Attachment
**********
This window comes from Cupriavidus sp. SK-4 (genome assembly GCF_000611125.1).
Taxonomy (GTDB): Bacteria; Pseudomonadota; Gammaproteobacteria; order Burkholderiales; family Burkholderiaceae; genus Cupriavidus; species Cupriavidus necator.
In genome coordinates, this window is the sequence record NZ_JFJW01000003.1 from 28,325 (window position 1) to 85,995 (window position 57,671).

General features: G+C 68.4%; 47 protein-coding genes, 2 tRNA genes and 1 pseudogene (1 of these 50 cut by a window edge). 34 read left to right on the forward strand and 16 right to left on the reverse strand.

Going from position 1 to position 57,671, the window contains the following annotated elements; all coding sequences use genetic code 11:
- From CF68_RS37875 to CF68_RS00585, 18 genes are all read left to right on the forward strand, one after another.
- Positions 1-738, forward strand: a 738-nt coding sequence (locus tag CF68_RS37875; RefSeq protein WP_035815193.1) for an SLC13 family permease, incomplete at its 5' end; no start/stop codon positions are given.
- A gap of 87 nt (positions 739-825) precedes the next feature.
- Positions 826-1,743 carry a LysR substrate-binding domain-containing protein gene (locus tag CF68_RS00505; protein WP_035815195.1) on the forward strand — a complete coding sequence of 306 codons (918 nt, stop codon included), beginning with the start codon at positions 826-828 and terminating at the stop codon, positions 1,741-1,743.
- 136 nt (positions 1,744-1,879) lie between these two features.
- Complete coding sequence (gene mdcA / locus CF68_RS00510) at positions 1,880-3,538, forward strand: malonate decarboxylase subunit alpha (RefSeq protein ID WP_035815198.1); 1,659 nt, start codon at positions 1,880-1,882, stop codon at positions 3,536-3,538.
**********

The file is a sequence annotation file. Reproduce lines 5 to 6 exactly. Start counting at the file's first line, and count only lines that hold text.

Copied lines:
Going from position 1 to position 57,671, the window contains the following annotated elements; all coding sequences use genetic code 11:
- From CF68_RS37875 to CF68_RS00585, 18 genes are all read left to right on the forward strand, one after another.